Skip to main content

Let's Talk About Sex & Shame. Part XII.

Two stories today from some non-church friends. Tomorrow is my story, and on the weekend I'll post some final thoughts/questions for all of us as we wrap up:

The topic of sex didn’t come up much in conversation in my family. We don’t really discuss feelings or show physical affection very often. I think I remember actually discussing sex with my mother (never my father) maybe three times. The main message I got was “Sex is fun, and it’s worth saving for someone you love.” My family isn't religious, but I guess our household was still pretty conservative. The other message was “if you’re ready to have sex, you also need to be ready to raise a baby.”
With that practical advice, the suggestion that it was a good idea to wait until I found the person I would marry, and a very shy personality, I was well into my twenties before I even had my first kiss. That was when I finally decided to just deal with the anxiety and stress of figuring out a relationship (something I’d avoided since grade seven when a boy sent me into a panic and many-year avoidance of all interactions with males my age by asking me to dance and then asking me out). It wasn’t purity culture or lectures on modesty that caused that panicked reaction and made me avoid boys – I think it was just shyness and uncertainty and naivety, probably because our family didn’t really talk about these things, I didn't have older siblings, and we didn’t have a television growing up...I just had no idea about anything related to dating or sex.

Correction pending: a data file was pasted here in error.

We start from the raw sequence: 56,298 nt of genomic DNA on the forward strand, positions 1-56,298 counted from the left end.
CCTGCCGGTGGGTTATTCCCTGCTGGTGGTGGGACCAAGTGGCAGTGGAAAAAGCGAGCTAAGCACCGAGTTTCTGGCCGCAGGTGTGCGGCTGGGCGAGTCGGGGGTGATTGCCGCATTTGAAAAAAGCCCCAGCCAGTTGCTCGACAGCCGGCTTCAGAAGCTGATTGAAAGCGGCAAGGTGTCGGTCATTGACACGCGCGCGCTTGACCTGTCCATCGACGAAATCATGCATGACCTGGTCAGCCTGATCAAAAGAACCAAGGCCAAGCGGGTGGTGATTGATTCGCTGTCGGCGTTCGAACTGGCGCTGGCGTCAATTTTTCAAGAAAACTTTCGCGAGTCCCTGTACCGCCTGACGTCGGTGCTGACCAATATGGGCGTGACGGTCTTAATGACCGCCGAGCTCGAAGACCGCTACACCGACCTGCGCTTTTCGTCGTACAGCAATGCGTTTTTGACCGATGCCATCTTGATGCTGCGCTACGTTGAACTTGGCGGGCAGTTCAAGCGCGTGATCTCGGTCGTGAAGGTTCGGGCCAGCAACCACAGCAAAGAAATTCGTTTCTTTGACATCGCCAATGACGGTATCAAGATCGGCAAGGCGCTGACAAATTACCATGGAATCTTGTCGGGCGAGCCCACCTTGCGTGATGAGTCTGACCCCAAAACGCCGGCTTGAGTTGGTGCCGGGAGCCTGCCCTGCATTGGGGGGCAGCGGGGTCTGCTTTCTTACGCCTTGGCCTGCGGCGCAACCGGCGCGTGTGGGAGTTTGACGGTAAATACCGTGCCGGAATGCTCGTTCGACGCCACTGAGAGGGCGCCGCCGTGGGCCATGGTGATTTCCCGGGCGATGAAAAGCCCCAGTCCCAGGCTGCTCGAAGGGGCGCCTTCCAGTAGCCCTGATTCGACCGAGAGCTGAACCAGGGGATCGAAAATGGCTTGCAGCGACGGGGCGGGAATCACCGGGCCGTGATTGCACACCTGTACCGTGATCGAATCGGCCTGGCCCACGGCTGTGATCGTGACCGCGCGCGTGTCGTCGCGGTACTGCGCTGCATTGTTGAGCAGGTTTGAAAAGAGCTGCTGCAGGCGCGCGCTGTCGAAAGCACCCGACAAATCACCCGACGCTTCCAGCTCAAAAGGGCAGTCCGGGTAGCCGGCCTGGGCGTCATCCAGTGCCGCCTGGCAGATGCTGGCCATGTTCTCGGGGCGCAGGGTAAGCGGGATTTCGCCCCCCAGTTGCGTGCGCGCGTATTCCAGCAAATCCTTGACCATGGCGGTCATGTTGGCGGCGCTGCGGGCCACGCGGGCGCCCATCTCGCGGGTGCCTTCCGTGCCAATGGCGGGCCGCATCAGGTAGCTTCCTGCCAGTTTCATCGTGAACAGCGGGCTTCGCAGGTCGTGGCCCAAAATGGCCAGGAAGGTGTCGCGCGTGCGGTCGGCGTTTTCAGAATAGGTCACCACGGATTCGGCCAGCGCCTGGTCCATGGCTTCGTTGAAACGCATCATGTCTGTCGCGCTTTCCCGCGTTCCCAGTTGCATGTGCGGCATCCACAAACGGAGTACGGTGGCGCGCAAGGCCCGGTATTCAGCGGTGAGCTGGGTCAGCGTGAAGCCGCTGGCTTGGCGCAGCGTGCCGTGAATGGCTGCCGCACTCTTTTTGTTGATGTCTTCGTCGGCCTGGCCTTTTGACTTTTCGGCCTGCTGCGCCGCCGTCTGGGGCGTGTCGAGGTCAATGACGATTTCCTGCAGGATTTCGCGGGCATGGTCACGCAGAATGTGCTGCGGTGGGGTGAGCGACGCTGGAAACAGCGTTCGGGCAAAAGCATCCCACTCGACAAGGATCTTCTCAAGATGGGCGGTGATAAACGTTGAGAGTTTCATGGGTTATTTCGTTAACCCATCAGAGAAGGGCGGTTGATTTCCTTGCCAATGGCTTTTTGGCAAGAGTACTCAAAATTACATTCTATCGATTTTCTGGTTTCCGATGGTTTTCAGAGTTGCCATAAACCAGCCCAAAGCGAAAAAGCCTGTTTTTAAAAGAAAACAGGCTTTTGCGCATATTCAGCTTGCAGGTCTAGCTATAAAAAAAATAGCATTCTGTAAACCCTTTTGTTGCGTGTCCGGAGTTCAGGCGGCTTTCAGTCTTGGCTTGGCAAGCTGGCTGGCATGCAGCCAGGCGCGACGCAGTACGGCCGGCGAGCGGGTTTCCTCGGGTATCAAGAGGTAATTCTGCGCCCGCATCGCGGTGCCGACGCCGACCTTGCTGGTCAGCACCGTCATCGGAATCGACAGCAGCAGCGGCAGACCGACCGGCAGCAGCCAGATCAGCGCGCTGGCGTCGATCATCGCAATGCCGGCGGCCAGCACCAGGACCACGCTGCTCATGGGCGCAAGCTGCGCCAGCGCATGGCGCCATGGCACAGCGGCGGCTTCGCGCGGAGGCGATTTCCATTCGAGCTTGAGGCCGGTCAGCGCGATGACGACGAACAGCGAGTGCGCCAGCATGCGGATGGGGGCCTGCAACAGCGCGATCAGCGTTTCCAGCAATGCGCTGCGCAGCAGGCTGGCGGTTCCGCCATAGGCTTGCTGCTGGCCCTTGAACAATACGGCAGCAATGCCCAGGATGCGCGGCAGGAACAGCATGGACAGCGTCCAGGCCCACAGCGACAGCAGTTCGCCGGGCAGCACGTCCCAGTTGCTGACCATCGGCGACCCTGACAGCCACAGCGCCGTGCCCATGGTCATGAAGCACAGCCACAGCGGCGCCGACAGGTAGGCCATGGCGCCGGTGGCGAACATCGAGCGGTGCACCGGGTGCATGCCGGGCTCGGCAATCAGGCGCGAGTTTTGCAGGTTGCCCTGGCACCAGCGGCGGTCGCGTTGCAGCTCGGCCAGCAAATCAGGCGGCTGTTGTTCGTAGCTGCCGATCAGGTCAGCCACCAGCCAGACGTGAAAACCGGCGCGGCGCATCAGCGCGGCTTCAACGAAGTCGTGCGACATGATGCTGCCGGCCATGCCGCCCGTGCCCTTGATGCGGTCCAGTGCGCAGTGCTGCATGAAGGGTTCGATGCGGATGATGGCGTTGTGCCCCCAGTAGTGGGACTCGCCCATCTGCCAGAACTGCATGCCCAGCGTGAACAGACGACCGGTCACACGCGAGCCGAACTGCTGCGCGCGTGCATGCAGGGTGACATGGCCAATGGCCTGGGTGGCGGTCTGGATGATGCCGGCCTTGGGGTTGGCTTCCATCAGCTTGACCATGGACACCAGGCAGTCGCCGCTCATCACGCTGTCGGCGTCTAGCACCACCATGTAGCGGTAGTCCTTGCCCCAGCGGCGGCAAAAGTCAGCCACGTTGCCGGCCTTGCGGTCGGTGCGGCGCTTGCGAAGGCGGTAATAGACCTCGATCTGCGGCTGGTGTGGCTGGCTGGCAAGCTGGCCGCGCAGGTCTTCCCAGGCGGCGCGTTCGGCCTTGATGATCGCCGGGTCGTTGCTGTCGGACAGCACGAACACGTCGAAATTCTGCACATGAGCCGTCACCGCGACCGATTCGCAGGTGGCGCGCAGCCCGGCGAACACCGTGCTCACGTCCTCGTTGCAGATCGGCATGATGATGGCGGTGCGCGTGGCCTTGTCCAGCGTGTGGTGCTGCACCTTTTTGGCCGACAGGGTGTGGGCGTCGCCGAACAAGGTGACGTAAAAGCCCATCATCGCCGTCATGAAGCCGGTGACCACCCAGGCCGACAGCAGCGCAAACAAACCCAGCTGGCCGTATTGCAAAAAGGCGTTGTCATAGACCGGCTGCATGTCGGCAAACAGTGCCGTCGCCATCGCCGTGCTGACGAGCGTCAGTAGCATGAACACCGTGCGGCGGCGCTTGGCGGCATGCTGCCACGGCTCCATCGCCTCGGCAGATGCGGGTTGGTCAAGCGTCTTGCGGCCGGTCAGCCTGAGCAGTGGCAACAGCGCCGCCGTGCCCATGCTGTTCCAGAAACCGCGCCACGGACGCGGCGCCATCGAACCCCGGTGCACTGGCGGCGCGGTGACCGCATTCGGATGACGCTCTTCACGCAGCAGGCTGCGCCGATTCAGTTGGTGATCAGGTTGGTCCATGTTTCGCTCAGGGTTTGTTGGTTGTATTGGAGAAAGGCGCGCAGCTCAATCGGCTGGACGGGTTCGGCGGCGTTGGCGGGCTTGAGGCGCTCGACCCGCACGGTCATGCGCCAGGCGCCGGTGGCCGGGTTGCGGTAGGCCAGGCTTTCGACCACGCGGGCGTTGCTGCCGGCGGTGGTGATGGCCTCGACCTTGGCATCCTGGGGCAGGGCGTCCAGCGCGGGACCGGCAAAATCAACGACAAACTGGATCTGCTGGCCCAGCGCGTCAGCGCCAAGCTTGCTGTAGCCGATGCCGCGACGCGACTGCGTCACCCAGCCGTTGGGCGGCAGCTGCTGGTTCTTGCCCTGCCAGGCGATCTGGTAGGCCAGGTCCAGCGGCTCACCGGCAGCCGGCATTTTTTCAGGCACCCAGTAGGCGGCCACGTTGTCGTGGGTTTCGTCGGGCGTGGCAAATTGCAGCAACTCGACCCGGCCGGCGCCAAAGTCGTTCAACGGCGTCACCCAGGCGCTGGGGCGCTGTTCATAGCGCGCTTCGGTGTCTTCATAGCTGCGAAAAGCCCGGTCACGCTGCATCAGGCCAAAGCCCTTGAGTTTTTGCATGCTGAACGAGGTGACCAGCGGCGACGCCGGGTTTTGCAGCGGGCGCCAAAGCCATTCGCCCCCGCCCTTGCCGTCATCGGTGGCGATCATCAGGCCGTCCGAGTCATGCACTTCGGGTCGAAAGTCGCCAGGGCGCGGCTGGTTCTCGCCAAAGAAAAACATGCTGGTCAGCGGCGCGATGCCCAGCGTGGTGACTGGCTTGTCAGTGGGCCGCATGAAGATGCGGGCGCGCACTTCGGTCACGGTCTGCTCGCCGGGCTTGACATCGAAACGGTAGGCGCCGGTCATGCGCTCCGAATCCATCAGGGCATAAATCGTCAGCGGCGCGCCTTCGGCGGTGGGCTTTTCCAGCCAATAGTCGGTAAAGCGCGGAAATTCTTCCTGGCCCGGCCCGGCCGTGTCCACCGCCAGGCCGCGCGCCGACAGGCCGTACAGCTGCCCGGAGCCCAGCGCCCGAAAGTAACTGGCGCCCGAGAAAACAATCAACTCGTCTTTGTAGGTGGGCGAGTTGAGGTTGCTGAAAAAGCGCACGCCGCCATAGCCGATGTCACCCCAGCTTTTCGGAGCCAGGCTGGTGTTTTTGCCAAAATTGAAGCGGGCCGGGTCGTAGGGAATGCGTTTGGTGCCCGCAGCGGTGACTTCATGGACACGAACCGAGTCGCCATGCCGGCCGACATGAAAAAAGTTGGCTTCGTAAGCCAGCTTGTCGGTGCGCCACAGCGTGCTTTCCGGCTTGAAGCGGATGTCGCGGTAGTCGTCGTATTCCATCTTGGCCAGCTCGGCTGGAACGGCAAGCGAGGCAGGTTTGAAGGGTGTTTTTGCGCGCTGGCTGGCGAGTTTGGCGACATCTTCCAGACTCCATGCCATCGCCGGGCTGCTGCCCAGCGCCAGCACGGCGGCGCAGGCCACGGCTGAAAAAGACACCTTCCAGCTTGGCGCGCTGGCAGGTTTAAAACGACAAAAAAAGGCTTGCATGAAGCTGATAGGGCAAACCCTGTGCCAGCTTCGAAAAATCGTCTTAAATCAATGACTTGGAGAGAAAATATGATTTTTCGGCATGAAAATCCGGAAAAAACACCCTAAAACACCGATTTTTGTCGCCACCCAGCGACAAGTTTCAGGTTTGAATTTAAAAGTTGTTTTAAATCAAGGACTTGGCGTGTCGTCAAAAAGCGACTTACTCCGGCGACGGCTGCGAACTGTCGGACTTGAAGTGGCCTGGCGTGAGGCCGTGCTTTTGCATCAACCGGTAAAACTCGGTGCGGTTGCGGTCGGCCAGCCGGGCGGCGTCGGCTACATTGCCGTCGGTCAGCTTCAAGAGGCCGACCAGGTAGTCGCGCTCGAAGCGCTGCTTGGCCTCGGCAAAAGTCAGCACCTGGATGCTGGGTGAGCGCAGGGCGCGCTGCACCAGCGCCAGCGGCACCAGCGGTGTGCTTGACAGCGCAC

Of course, I was also waiting for Mr. Perfect, whom I was going to marry. When I finally realized that Mr. Perfect was an unrealistic ideal and decided it would be worse to never have any experience in the world of dating, I was well into my twenties and it was stressful and sometimes embarrassing to be so na├»ve. However, I am SO HAPPY that I took the leap and went through the stress and embarrassment and figured out the basics of relationships and intimacy before finding my longterm partner. Besides discovering what was really important to me in a relationship (like common values, shared interests, humour, etc.), the intimate experiences I had when I was dating gave me confidence and made it possible for me to be comfortable discussing sex with my partner. Frank communication has been key in keeping our sex life happy, healthy, and fun. Work stress gets in the way of sex at times, but that just proves that our relationship isn’t only about sex – it’s about support and friendship and love. Sex is just added fun for times when life isn’t as stressful (and hopefully will someday also be for making those kids we keep talking about!).